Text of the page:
Imagine not being able to put a piece of fish in your mouth because you gag on the texture. Not being able to eat pizza because you don’t like the stringy feel of the cheese or only eating plain foods such as chicken nuggets for most of your life. That is what it’s like living with taste sensitivity.
Until the age of 5 years old, I refused to eat anything. Back in the 90’s there was very little knowledge about SPD (Sensory Processing Disorder) and Autism, so when we went to the doctor’s they told my parents to just let me not eat and I would eat when I was hungry. Surprise, surprise, that didn’t happen. Instead, they would bottle feed me while I was asleep, the problem with this is when I would wake up during the feed I would throw the bottle against the wall and start gagging. The problem wasn’t that I didn’t want to eat, it was that I couldn’t tolerate the feeling of different textures in my mouth, and because I was so young, I couldn’t verbalise those feelings into words.
From the ages of 5 until about 12, I had a very limited diet.
My parents tried everything to attempt to increase my diet but I wouldn’t work. Eventually, they gave up because it wasn’t really battle worth fighting. I assume they thought that it was better I was eating than not.
As I reached my teenage years, food was still an issue but because I started to experiment with different types of food. This happened because I was given pocket money that I could spend how I wanted, so there was less pressure. For example, if I wanted to try Spaghetti Bolognese, I could buy a portion and not feel guilty because it was my money to spend how I liked. I started to expose myself to lots of different foods and going out with friends and family to eat in restaurants (something that would’ve been very difficult in the restrictive years).
When I got to university a new challenge to do with taste sensitivity became apparent… cooking!
Despite my co-ordination issues, learning to cook was reasonably easy and I learned I quite enjoyed it. I became quite adventurous with trying vegetables and dishes that I normally wouldn’t try, like stew and stir fry. I think the reason I became so open to trying new things and expanding my diet is that I didn’t have the pressure of having to try new foods and the guilt that came with wasting food that someone else had bought.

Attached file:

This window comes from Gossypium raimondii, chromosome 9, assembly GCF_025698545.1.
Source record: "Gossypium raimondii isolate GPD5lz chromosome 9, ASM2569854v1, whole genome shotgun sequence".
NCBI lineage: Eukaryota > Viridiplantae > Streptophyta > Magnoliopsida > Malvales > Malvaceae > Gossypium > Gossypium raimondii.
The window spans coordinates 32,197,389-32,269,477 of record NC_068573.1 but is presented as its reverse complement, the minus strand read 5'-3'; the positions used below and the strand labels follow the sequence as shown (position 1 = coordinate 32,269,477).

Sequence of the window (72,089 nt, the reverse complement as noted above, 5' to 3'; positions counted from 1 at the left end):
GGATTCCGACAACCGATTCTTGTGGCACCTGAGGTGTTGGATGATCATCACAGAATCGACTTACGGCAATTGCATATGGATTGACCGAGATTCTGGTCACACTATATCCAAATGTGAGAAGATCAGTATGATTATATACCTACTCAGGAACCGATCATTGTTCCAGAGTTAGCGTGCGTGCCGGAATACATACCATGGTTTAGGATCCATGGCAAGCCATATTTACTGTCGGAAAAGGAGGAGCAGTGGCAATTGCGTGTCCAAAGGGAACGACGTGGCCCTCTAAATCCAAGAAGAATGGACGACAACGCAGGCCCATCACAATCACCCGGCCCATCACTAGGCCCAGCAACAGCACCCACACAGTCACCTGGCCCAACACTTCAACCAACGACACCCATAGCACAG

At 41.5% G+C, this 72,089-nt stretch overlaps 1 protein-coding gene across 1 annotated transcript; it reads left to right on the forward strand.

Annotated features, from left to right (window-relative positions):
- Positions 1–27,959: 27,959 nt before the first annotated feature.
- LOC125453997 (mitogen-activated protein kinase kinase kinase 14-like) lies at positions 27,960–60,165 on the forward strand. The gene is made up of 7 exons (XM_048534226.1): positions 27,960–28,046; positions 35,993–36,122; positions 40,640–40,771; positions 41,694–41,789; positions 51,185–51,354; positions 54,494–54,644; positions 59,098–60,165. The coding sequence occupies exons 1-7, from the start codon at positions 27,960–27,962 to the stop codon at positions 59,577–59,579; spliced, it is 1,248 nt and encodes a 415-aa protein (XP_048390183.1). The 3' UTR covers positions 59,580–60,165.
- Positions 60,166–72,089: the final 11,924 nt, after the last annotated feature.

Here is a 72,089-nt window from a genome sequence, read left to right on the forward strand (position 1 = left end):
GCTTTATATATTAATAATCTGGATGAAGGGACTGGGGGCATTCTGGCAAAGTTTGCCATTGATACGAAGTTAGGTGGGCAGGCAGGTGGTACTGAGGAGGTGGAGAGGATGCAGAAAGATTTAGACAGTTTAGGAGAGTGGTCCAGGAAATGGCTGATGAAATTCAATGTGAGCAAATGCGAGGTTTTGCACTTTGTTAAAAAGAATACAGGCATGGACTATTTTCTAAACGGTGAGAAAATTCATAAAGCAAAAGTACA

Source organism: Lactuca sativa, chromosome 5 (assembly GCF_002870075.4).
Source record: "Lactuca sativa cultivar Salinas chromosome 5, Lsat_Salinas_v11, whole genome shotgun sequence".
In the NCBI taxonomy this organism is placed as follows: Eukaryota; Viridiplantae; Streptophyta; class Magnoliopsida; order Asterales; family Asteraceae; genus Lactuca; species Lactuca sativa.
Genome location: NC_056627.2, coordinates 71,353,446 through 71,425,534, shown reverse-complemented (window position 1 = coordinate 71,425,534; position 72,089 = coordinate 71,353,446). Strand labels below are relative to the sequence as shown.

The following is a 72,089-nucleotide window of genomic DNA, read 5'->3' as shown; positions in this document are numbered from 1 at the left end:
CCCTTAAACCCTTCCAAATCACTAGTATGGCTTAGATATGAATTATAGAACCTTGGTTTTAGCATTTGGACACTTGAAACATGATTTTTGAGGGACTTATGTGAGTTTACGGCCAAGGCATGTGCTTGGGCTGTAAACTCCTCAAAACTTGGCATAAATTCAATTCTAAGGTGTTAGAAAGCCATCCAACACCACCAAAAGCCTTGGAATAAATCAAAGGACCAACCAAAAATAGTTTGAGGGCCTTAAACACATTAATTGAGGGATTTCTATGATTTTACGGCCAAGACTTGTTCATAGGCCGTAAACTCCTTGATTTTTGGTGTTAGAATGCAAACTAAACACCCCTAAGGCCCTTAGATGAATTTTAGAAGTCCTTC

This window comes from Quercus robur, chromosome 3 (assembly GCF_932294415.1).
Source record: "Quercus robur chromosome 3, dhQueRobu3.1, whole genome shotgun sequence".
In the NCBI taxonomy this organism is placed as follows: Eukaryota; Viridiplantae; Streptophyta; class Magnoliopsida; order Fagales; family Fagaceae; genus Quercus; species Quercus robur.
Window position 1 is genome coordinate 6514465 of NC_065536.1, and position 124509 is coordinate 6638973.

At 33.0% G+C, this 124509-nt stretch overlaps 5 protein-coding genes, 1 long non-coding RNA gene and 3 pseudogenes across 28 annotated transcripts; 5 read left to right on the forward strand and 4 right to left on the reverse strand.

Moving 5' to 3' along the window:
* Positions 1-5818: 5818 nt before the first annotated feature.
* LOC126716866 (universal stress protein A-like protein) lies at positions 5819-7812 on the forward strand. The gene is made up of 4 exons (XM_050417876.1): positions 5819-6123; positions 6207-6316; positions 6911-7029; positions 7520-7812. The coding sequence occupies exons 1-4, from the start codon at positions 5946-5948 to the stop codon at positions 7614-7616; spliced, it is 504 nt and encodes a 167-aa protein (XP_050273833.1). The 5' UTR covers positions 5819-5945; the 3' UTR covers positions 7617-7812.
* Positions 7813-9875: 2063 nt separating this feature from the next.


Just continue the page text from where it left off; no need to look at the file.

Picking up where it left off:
Keeping a food log can be very handy. As you probably know, the reactions to food can change from day to day, one day they might like spaghetti and the next day they can’t stand the texture. By keeping a food log you can notice patterns of behaviour for what might trigger your child’s taste SPD.
Smell and taste are interlinked, the smell of food can help your tastebuds decide the type of flavour it might have. For people with SPD, this can be even more interlinked, for example when I smell pizza, I can literally taste the melted cheese in my mouth and it makes me gag and feel like I want to vomit. This is also part of why eating out might be so difficult for children with SPD
Exposure games are a fantastic, fun way to get your child trying new foods. A great way to do this is to get a bunch of fruit (since it’s not too strong tasting) and set them out on plates, then get your child to smell, touch and lick each one to get a feel for the sensory palette of the fruit. Then blindfold them and try to get them to match the fruit to the texture and taste. Eventually, you can get to them placing it on their tongue or swallowing a small bite (although don’t expect this to happen immediately). This allows your child to expand their palette and approved food.
The best way to get your child to try new foods is to let them lead it. You can ask your child if they want to try the food but only ask once. They might ask you if they can try it and then change their mind, that’s ok too. It’s very hard, but try not to get upset when their taste sensitivity is triggered and they lose an approved food.
When you have a child with SPD, even the smallest things for other children, deserve to be celebrated. They managed to try a shirt with a different texture? that deserves cake. Tried a new food, that deserves cake. Managed to go out without ear defenders, that deserves cake. Celebrate every little thing because in their world it’s a massive step forward.
As you can probably tell, living with taste hypersensitivity can be difficult and complicated. I gave you snippets of my life with taste SPD but I could literally write a dissertation sized blog on it. I hope that my story and these tips have given you an idea of what it’s like living with taste sensitivity.
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